The church is in the process of a full renovation. It now resembles a modern, hipster-friendly coffee-shop compared to the dusty, wood-paneled relic it once was. Some of the renovations include specific spaces for children of all ages, a “mother’s lounge” for breastfeeding moms and cranky babies, a very large youth group area and a music-recording studio.
Brasseur said another unique aspect of the church is that they pride themselves on bringing the arts back into the church, and they pride themselves on creating excellent work.
“We believe that art is going to engage and draw people in from the community just as much as the music, or the teaching or the aesthetic vibe,” Brasseur said.
Much of the artwork and sculpted aesthetics in the building came from local artists.
Brasseur said they also take advantage of social media, specifically Instagram.
“That’s where the younger generation is at on social media these days,” Brasseur said.
“Every Sunday I meet new people and I ask how they heard about us, and every Sunday there’s people that say they saw us on Instagram and wanted to come check us out,” Brasseur said.
He said they have 8,000 followers. And yes, there really is a selfie wall near the entrance.
Guests are encouraged to take a selfie when they walk in and share their story on social media.
Brasseur grew up in Ashland, then left for Bible School and to travel. He landed in Eugene where he became a pastor at Ekklesia Church. He also ministered the youth organization at the University of Oregon before moving back to Ashland with his wife and about six church members. Ekklesia sent Brasseur and his wife with $50,000 and resources such as children’s toys.
“I felt like I wanted to start my own church and come back to my hometown,” Brasseur said. “I knew that there wasn’t anything new like this in Ashland. There’s a lot of good churches here in Ashland, but they’re sort of old-school and don’t really reach the younger generation and the millennials.”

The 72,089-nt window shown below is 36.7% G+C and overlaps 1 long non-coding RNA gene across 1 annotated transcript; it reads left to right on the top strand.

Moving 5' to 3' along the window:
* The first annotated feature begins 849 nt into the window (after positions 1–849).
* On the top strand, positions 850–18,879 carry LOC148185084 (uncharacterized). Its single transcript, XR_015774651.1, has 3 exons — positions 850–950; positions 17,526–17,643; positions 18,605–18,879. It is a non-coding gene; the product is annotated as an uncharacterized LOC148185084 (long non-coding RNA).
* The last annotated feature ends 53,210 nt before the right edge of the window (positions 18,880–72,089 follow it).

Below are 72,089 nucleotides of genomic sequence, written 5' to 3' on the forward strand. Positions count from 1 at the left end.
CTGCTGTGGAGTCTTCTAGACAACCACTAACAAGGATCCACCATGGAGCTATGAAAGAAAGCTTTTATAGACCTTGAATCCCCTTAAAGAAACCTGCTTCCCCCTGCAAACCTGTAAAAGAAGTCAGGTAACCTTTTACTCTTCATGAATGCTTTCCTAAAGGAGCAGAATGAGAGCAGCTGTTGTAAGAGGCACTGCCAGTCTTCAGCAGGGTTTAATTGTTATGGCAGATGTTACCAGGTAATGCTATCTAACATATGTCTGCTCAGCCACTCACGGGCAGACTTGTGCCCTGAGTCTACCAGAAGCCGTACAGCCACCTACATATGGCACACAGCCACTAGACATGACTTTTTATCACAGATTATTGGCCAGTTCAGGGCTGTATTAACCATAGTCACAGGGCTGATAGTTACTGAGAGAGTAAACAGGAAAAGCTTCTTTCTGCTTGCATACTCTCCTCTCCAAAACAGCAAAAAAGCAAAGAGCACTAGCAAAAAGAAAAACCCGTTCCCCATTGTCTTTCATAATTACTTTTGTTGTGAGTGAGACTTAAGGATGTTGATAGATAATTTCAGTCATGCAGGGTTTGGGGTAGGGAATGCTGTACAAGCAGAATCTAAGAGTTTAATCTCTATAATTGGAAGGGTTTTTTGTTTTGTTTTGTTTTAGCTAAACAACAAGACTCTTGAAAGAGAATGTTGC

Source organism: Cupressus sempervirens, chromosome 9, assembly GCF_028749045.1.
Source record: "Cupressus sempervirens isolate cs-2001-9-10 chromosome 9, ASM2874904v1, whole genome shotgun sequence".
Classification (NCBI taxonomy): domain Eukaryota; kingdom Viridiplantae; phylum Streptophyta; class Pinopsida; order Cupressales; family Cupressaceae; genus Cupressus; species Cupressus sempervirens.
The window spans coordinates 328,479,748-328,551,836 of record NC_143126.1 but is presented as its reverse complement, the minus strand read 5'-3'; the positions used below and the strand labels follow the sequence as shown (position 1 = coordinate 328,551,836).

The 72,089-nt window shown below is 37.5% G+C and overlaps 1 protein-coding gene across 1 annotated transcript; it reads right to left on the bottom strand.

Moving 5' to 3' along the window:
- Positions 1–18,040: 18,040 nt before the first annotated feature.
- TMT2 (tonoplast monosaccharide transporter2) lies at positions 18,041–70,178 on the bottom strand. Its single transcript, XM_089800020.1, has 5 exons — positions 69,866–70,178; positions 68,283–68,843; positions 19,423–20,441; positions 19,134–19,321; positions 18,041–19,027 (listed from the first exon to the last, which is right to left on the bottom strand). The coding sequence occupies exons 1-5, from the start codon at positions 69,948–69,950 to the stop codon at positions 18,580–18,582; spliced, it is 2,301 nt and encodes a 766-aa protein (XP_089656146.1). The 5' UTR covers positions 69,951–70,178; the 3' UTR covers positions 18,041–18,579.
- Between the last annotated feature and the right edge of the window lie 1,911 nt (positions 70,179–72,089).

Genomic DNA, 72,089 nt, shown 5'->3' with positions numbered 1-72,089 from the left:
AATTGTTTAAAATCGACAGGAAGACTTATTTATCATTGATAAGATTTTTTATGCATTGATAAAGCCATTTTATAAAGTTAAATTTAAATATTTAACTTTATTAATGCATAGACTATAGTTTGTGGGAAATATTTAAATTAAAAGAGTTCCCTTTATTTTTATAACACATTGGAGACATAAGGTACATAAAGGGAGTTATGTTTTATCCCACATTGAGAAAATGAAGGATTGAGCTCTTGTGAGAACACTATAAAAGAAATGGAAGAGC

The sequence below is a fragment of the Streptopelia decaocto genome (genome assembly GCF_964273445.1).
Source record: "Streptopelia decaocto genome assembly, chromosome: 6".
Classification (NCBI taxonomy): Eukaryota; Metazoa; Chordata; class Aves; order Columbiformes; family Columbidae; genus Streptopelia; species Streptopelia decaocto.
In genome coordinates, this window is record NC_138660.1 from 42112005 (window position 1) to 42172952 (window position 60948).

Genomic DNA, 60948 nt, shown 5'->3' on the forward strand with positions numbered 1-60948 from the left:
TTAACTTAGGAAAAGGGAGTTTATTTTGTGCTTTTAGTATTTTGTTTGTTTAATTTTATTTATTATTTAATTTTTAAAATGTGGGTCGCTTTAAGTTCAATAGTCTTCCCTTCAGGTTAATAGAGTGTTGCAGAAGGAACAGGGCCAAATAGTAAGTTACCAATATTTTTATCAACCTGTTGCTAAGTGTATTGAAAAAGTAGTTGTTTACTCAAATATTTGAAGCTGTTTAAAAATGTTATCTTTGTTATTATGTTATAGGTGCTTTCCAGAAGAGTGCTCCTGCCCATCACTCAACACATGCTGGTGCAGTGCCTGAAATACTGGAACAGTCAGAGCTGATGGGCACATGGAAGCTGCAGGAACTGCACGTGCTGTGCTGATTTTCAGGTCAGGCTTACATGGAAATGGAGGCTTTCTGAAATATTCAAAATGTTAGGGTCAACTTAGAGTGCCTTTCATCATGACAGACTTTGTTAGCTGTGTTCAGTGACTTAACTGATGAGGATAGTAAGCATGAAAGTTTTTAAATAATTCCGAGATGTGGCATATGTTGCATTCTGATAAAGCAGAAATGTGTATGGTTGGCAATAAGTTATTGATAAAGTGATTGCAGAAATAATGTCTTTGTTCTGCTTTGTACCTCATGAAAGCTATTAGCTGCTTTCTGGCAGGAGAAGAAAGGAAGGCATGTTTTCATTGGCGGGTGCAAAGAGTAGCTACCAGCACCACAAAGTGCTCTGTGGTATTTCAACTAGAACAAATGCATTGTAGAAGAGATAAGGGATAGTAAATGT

Brasseur said the church appeals to the younger generations, but there’s a healthy mix of ages.
He said the best way to describe the church is non-denominational, although his background is in Christianity.
“This is a safe space where people can find belonging even if they maybe have different beliefs,” Brasseur said.
The building was gifted because the Christian church of Ashland had slowly dissolved over the past 5-10 years and needed a new vision, Brasseur said. The Christian Church allowed The Story to park their trailer in the parking lot while renting space from the Community Center. Eventually someone from the Christian Church suggested Brasseur take over in exchange for the free building.
Brasseur said the church is working on policies to allow others to use the space and to facilitate community creative events such as an open space for artists on First Fridays.
“The fact that we were given a space for free is the hugest blessing ever, so of course we want to share it,” Brasseur said.
Brasseur said he came across ledgers dating back to the ‘40s during the renovation. In these ledgers, he found records saying both his father and grandmother attended the church.
He encourages anyone interested to attend one of two Christmas Eve services offered at 3 and 5 p.m. or to come to a Sunday service.
“It’s crazy to look back a year ago when we thought we would be sitting in the grass for a long time,” Brasseur said. “I didn’t know that the community would be so ready and so receptive to something like this.”